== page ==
Knowledge is power and if your knowledge exceeds that of your supplier, take the reins and insist on doing it your way. We all know it costs more to do it twice than to do it right the first time. Stick to your guns, do it like YOU KNOW IT SHOULD BE DONE, get your price, and everyone's happy.


    Can you belive that not one Danfoss supplier in metro Chicago had a 1 and1/4 or 1/2 140* ESBE on the shelf two days ago. ALL were special order-non stock!!!


    EDUCATE THEM!! That's why all these beautiful contractors and engineers are sharing their wisdom with us at this site............BOO YAH!!....DAN!!!!!


    TG








  • EarthfireEarthfire Member Posts: 543
    If I was paranoid

    I'd believe that there was a conspiracy to drive the cost of a quality system thru the roof. It's amazing after throwing a tantram with the owner of a supply house how suprised they always are that an Item that I got them to stock for me, since I was the only one asking for it is suddenly selling well, even being transfered to the other branches that had never had any call for it. If it's on the shelf it can sell. If I have to wait 6 wks, I'm going to a different source. Example of bright supply house: last August. Delavan nozzles on close out to be discontinued. I bought all they had on the counter.Reason for closeout: Inventory clerk decided they were dog items that were not needed in inventory since they had no sales for three months. Best one was new stock for heating season was not ordered because they were no longer going to stock nozzles ,no sales. Talk about sending your customers to the competition.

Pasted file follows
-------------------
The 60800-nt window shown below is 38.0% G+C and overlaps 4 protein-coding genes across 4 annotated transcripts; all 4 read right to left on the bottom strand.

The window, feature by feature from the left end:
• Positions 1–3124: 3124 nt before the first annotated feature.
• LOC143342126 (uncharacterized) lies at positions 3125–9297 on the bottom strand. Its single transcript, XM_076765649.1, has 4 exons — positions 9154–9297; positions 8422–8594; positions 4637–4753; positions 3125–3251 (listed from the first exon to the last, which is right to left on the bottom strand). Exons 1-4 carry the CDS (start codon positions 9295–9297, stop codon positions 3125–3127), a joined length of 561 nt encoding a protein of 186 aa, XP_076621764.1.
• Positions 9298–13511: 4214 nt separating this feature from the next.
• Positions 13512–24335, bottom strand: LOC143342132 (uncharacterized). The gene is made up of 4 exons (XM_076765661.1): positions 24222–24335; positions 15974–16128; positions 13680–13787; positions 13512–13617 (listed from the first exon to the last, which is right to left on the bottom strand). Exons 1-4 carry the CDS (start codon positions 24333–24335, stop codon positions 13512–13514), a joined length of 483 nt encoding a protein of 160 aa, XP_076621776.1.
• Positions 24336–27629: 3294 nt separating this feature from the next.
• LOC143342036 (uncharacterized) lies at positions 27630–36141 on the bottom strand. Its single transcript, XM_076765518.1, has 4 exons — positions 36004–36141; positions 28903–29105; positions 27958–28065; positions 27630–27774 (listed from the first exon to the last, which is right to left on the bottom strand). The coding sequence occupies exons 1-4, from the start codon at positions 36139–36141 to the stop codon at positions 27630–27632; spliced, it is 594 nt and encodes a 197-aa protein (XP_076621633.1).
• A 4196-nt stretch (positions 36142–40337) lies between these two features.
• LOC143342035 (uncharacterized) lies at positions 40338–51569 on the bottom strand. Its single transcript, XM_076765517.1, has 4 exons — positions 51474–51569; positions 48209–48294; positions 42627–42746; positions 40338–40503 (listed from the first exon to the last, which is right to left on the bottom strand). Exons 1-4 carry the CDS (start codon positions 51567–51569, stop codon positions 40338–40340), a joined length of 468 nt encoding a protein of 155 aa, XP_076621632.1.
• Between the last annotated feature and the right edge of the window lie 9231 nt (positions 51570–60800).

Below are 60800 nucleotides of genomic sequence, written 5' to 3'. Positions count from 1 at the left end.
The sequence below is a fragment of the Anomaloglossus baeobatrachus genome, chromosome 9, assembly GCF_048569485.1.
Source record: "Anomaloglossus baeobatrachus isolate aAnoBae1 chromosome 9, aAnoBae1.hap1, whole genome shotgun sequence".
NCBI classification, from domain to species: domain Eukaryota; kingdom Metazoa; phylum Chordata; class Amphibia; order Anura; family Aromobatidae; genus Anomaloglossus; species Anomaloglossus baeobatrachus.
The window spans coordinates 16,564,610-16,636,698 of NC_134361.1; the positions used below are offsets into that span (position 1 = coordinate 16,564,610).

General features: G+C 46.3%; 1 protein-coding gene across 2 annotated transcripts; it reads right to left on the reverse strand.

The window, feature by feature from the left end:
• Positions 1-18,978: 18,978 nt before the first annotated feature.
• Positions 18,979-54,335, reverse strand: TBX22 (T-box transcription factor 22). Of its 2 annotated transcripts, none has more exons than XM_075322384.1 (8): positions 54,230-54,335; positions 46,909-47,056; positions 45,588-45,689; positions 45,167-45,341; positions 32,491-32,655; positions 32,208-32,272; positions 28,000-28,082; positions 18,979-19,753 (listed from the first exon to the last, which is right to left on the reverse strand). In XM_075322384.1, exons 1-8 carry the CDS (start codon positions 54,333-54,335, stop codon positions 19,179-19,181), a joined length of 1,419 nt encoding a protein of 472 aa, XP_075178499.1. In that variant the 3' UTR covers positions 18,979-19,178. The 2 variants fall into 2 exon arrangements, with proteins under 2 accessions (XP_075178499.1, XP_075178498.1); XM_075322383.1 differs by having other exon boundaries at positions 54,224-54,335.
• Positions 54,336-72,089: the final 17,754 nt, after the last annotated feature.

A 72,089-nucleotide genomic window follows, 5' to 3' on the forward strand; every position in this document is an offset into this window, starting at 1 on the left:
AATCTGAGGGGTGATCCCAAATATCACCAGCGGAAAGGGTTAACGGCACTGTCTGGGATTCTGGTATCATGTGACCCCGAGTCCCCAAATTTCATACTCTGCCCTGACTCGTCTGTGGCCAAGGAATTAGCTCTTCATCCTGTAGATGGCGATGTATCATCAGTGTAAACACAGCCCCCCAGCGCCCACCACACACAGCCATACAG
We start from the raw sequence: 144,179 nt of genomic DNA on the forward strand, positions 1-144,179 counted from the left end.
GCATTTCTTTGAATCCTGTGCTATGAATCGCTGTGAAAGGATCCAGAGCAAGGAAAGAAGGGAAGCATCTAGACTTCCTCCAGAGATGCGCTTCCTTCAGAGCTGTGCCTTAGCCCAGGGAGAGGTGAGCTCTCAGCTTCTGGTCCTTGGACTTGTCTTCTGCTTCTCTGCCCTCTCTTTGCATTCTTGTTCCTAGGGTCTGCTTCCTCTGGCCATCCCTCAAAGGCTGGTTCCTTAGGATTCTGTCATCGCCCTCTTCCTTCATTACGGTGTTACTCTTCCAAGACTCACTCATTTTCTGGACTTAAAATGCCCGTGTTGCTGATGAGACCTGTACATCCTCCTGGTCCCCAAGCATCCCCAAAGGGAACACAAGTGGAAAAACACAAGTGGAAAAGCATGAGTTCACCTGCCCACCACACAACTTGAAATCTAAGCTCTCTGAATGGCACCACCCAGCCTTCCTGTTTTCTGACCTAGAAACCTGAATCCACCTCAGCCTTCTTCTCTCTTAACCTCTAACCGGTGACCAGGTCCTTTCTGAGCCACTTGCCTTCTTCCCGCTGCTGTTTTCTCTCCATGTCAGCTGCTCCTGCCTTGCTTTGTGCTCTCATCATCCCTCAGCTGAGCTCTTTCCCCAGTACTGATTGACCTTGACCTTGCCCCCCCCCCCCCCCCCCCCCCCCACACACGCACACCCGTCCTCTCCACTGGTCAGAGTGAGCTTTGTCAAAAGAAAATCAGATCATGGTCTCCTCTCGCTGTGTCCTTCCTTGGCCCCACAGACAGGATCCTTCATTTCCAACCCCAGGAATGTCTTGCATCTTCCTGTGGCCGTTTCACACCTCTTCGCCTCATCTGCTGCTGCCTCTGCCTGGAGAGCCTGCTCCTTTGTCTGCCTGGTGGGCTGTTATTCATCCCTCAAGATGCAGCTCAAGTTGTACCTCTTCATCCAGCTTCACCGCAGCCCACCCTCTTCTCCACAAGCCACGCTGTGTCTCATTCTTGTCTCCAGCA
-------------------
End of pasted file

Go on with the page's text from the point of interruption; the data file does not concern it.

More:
• Ken_8Ken_8 Member Posts: 1,640
    I had the same

    problem with vapostats.

    The guy says I'm the only one ordering them (5 years ago). Now, 20% of all the guys know why they are perfect for a steam replacement and buy them at the "other" supply house. Of course they (contractors) also buy half the other stuff needed there - rather than hit two supply houses.